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What Is a Slipper Plant?

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  • Written By: Karen Carter
  • Edited By: A. Joseph
  • Last Modified Date: 30 August 2014
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A slipper plant is a succulent plant that belongs to the spurge family, Euphorbiaceae. This cactus is an evergreen bush without any thorns. It produces tiny leaves along segmented stems. The lime green stems are half an inch (1.27 cm) in diameter and reach up to 6 feet (1.8 m) tall. The stems are joined at the bottom and spread out near the top of the plant, and they can be snapped off at the joints to keep this shrub at a certain height.

In fall and spring, orange-red, slipper-shaped flowers appear on the tubular stems. The brilliant, unusual blossoms of the slipper plant are also called redbird flowers because they resemble a bird when fully opened. These blooms attract hummingbirds searching for nectar to the garden. It is common to find this succulent under desert trees in its natural landscape.

This plant is native to the Sonora and Baja California peninsula area and Mexico. It grows wild in low desert climates. This succulent is damaged by frost.

This plant grows in the shadow of cacti and shrubs in the desert, but it can endure exposure to full sun. The slipper plant is very tolerant of drought, but it does best with some water in the late spring and summer. The plant gets enough water if it rains every other month.

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The stems of the slipper plant are coated with candelilla wax or vegetable wax. This prevents the evaporation of moisture from the stems. The wax can be used to produce candles, cosmetics, chewing gum, polishes, food coatings, dyes and other products. The commercial variety of candelilla wax is obtained from the candelilla plant, which has a higher quality of wax than that of the slipper plant.

Thos plant is also known by its Latin name, Euphorbia lomelii. It is related to the poinsettia plant, which is in the spurge family as well. Its other names are Pedilanthus macrocarpus, Tithymalus macrocarpus and Tithymalodes macrocarpum.

Slipper plants make good container plants in areas where the climate is not ideal for growing outside. A heavy clay pot that will accommodate the height of this succulent should be used. If a container is not large enough to prevent the plant from tipping over, a layer of stones can be added to the bottom of the pot.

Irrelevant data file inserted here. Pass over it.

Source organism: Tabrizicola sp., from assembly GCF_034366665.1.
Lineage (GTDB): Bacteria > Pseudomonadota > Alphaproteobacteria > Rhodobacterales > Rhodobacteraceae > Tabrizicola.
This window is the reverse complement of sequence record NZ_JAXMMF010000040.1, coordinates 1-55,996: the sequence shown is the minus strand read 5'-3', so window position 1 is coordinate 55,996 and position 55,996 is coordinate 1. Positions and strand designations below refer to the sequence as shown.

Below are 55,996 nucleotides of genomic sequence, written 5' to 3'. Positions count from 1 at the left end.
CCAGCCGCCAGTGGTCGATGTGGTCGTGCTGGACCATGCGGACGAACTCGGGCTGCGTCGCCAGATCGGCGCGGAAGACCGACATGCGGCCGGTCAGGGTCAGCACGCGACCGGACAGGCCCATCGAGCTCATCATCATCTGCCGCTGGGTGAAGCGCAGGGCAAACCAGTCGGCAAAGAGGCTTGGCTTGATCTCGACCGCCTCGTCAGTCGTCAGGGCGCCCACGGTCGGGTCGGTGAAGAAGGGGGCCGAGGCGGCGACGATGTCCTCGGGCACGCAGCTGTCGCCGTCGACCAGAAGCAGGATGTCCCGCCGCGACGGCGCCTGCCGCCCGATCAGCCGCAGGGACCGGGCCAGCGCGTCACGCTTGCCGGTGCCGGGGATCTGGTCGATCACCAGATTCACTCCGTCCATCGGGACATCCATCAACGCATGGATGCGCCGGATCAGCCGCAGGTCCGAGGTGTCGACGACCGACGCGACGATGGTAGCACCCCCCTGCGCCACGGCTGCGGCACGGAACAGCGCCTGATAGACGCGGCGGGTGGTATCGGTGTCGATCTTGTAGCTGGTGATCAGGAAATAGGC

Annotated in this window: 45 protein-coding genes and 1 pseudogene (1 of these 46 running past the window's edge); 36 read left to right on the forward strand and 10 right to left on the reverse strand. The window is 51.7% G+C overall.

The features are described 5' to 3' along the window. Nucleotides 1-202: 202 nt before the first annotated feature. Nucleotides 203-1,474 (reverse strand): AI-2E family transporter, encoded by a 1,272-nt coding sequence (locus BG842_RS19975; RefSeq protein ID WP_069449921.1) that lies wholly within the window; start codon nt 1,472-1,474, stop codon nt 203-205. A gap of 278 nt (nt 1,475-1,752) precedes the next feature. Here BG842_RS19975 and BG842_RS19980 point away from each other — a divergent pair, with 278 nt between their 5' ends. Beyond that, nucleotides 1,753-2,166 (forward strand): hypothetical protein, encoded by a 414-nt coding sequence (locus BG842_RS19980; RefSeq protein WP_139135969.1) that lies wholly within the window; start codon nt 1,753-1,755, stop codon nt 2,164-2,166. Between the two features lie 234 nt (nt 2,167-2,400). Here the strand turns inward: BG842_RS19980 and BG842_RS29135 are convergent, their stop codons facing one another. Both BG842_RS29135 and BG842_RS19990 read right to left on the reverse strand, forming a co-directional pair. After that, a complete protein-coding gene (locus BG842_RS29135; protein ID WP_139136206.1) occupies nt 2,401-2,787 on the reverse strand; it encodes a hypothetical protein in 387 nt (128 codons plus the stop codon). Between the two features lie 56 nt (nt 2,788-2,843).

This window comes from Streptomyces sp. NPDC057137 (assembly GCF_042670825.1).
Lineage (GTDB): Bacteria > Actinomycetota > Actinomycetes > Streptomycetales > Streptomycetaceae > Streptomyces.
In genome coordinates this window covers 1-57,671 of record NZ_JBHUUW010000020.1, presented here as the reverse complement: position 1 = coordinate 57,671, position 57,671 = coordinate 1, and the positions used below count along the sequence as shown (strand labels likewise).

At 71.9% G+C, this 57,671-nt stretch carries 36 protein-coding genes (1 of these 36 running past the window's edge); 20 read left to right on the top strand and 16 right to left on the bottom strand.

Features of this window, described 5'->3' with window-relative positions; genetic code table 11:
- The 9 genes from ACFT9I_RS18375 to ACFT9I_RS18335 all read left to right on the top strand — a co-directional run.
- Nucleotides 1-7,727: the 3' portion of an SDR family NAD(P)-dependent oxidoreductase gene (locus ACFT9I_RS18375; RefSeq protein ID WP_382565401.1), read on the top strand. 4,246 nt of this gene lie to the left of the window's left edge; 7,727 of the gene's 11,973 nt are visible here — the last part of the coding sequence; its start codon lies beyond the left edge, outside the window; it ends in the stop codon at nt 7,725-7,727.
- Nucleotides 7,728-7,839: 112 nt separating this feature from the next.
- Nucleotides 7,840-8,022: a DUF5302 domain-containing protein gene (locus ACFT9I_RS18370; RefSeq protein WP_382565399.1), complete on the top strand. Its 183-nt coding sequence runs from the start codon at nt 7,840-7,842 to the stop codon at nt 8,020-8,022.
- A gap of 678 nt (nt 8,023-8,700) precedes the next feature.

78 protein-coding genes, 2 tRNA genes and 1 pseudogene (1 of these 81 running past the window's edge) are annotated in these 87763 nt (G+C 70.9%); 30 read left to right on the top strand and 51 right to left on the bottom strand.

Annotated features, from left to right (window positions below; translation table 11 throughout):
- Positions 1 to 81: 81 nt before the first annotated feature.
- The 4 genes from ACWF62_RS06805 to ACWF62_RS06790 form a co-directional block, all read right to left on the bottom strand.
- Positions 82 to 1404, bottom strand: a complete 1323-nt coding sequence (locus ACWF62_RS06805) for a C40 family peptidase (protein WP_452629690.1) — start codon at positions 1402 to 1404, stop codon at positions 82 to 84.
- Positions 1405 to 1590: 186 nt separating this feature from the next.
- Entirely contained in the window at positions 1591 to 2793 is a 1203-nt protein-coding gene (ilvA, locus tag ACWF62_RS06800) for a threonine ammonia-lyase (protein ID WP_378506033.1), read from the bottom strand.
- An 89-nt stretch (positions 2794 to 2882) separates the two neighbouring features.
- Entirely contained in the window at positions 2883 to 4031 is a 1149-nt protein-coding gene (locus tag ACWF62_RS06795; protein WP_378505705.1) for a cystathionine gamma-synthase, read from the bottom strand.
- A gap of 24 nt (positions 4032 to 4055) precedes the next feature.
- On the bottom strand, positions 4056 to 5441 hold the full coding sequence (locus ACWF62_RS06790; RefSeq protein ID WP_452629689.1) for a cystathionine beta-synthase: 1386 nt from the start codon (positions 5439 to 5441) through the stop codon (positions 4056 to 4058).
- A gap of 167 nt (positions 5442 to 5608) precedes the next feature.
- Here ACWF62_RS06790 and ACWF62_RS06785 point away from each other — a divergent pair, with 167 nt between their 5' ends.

A sandy soil, such as a commercial cactus soil, works best for the slipper plant. The container should be placed on a board with wheels to make moving it easier. The plant should be brought inside whenever the weather turns cold and chilly.

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julies
Post 4

I have a slipper plant potted in a container that I keep year round. I have this sitting outside on my patio in the warm months and bring it inside when it gets cold.

I have had this plant for about 3 years and have only had a few blooms on it. I hope as it gets bigger it will produce more blooms than it has in the past. They are a pretty orange-red color, but I just wish there were more of them.

bagley79
Post 3

I have never had a slipper plant, but get a poinsettia plant every year at Christmas. The bright red leaves of this plant are very fitting for the holiday season.

Some people have had success getting these plants to flower again the next year, but I have never been able to get mine to do this. Since the slipper plant and poinsettia plant are related I wonder if hummingbirds ever visit poinsettia plants?

I have never heard of this but I don't live in an area where poinsettia plants are native. I know that hummingbirds are attracted to bright red colors, so could see why they might be interested in this plant as well.

honeybees
Post 2

One thing I really like about growing slipper plants is they don't have any thorns. I love the look of cacti plants, but don't like the sharp thorns that seem to stick me every time I water them. They are also a pain if you ever want to transfer them to another pot. With slipper plants, you don't have to worry about getting poked with any thorns.

John57
Post 1

My sister lives in the Southwest and I have seen these plants growing in this area when I visit. She refers to them as lady slipper plants. I have been there more than once when they are in bloom, and love the vibrant orange-red flowers they produce.

I only get hummingbirds during the summer months, but she has them most all year long. She has a couple of these planted by her kitchen window and is lucky enough to watch the hummingbirds come to feed on this plant when I still have freezing temperatures.

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